Gio: The One-Handed Blood Sugar Meter (2011)
2.5" x 4" x 0.5"
Collaboration with Line Healthcare Design Studio.
Semi-finalist, Diabetes Mine 2011 Design Challenge.
The Gio is a small, sleek one-handed blood glucose meter designed to make testing fast, natural and instinctive. It combines a lancing mechanism with a unique 12-test integrated lancet and test strip drum. At work, on the street, on the train, while exercising, even while walking fast to a late appointment, the Gio makes frequent testing easy without interrupting your life. It also serves an unmet need for those with different limb and extremity abilities.
• On-the-go usability: needs just one hand and no resting surface
• Fast: 7 second total test time vs. ~70 seconds with current meters
• Less pain: lancet drum automatically changes lancets
• Self-contained and durable: no external case needed
• Dual-sided screen for fast testing with either hand
• Clear viewing lens keeps port clean while allowing visibility
• Lancing depth adjustment via intuitive finger pressure
• Communicates with smartphones/computers via bluetooth or mini-USB
• Fits in your pocket
For 220 million diabetics worldwide, testing Blood Glucose is the foundation of good self-management. Every decision about insulin dosage, food intake, and external factors depends on frequent testing. Diabetics rely on their blood glucose meters throughout each and every day. Te tools we use to monitor and understand our health become part of us. They should not be pathology-driven, but user-driven.
While BG technology has improved significantly in the past 30 years, current BG meters on the market still ignore a basic tenet of design – less is more. All existing meters, even “all-in-one” models, require two hands and a surface to operate. Meters that advertise a “mini” form blatantly ignore the necessity of a bulky case and carrying strips, lancing device, lancets, and a place to dispose of used supplies. While many meters display test memory or more advanced features, every meter screen currently on the market is either too small, too low-resolution, or too visually crowded to manage data.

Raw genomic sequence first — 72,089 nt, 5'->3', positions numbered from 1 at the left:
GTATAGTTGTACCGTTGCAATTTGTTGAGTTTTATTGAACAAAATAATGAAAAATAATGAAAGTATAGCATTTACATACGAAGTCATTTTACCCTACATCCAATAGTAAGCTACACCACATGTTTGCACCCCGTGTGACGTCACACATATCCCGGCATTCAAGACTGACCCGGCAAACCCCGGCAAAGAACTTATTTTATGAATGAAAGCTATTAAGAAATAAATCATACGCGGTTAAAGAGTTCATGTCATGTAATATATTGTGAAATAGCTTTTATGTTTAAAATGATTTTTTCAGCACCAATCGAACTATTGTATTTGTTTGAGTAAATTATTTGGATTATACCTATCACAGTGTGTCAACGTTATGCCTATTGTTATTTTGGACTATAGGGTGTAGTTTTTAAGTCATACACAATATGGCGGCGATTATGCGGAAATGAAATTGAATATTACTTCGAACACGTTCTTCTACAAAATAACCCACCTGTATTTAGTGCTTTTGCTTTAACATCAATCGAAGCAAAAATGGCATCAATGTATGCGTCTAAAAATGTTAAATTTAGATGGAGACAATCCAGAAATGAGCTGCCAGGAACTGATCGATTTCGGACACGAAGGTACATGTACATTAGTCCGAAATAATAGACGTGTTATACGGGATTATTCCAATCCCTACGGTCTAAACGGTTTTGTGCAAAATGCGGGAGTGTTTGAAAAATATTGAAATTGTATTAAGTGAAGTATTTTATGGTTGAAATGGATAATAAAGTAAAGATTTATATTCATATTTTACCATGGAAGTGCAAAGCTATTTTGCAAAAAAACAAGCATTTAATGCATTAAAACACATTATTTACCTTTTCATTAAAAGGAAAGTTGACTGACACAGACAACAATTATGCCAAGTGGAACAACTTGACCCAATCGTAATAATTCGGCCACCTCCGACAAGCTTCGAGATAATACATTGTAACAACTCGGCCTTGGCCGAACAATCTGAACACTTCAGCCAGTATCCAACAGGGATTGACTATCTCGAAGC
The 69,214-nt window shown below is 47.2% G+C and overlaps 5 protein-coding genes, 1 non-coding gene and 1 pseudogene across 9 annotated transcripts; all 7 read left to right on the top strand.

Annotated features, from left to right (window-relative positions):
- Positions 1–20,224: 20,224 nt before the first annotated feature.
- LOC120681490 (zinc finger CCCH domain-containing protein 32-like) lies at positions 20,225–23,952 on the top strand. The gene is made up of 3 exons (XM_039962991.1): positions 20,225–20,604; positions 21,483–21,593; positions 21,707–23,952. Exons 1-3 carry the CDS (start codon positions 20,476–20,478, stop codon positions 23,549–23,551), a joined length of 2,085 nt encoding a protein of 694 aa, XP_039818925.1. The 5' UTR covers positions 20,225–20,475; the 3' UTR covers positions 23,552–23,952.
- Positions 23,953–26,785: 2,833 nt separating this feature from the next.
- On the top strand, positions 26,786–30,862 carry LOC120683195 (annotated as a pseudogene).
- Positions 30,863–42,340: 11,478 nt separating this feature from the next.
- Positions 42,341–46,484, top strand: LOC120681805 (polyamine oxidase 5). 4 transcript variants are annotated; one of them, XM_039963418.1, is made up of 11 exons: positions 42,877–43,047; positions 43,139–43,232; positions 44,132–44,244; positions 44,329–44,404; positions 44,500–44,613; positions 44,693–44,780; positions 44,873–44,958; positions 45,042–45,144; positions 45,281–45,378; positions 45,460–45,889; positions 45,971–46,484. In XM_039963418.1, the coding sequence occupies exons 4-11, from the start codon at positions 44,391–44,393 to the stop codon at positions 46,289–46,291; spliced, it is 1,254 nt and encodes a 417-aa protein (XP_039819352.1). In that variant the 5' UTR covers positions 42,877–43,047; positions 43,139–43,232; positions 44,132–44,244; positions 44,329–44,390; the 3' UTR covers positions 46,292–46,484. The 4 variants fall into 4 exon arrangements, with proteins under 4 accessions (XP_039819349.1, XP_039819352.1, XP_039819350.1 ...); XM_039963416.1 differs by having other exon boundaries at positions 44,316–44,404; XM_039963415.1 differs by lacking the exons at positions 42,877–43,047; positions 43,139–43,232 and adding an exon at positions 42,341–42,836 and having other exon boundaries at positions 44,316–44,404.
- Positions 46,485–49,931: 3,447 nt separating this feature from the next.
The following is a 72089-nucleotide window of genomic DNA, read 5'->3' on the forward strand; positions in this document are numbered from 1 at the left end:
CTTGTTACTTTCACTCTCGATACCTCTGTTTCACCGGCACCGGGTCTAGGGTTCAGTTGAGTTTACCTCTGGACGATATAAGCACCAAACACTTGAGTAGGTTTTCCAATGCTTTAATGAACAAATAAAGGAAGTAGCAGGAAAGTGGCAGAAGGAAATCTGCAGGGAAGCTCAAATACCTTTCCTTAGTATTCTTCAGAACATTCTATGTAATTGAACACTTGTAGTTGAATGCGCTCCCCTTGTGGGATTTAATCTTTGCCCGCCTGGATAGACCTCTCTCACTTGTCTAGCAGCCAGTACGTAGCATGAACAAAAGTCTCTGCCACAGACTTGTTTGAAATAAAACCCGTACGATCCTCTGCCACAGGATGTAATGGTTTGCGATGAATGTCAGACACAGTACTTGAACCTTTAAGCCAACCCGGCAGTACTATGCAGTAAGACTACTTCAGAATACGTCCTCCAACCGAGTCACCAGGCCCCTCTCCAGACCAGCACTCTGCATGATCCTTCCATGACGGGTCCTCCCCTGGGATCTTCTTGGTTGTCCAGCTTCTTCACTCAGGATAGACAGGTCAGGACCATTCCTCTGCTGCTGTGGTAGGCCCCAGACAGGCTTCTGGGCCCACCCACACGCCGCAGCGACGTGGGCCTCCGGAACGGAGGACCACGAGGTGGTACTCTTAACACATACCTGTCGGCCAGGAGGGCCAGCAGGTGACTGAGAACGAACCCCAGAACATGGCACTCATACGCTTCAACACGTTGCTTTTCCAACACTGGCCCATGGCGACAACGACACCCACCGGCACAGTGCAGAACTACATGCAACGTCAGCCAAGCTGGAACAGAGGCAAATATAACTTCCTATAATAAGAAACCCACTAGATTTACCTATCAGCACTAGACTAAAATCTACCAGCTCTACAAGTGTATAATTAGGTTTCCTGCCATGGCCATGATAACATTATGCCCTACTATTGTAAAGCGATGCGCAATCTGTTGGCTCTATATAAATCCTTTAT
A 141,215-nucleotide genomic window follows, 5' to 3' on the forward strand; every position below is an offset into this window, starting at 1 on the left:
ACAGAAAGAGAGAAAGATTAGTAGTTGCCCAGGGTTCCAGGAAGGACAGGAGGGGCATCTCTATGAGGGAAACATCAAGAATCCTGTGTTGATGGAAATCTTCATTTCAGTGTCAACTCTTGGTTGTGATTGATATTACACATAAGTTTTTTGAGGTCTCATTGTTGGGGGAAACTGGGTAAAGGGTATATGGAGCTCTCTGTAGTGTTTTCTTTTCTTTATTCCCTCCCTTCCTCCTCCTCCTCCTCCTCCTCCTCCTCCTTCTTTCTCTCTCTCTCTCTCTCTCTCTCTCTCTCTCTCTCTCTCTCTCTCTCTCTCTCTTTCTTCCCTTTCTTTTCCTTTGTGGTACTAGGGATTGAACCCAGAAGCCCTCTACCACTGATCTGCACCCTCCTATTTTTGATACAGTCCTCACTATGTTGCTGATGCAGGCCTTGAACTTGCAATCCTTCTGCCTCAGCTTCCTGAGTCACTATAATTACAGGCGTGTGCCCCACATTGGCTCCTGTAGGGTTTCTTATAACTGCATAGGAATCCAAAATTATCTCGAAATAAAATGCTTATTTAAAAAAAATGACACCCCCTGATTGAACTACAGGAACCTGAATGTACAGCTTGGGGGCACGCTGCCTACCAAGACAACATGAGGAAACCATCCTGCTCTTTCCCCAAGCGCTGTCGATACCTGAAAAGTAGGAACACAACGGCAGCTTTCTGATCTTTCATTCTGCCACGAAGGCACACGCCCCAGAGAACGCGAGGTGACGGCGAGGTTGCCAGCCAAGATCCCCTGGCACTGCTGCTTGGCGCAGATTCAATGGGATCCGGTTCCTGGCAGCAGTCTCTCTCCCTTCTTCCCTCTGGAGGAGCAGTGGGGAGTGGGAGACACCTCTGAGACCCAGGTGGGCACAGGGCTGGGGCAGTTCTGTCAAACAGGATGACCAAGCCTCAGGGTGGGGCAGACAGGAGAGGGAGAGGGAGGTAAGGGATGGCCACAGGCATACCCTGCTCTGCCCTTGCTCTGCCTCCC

Conventional BG testing user flow:
1. Unzip case
2. Put case on surface
3. Remove lancet device from case
4. Replace lancet
5. Dispose of used lancet
6. Open strip vial
7. Insert strip in meter
8. Close strip vial
9. Cock lancet device with other hand
10. Prick finger
11. Put lancet device down
12. Squeeze finger with other hand
13. Apply blood to strip
14. Get BG result
15. Remove strip
16. Dispose of used strip
17. Zip up case
Gio user flow:
1. Press finger into test port
2. Prick finger
3. Guide blood sample into strip
4. Get BG result
The Gio combines existing technologies (meter, lancet device, and lancet/strip drum) in a sleek portable form that can be used with one hand on-the-go. Displaying BG results only, the Gio offers a radically simple and clean user experience. The innovative multi-stage testPort and dual-sided screen of the Gio allow for testing with any finger of either hand with one intuitive motion. The Gio’s durable surface is completely self-contained, requires no external case and contains its own waste. The Gio easily interfaces with a smartphone or computer though bluetooth and mini-USB to use high-resolution screens more appropriate for complex diabetes management. The Gio is as comfortable, efficient and well-designed as our health deserves.
One cylindrical drum contains 12 lancets and 12 test strips. The drum rotates with each use and is replaced when finished. Pressing the testPort indentation activates the meter and cocks the spring-loaded lancet. Pressing further releases the lancet and pricks the finger. Lancing depth is controlled with finger pressure. As the lancet retracts, a flexible test sipping point extends (bending through a channel), and the blood sample is taken in. If necessary to externalize a drop of blood, further pressure “milks” the fingertip through a circular opening in port (“blood sample pressure ring”). The fingertip and drop of blood are visible through the transparent test port window to aid in guiding the blood drop to the test point.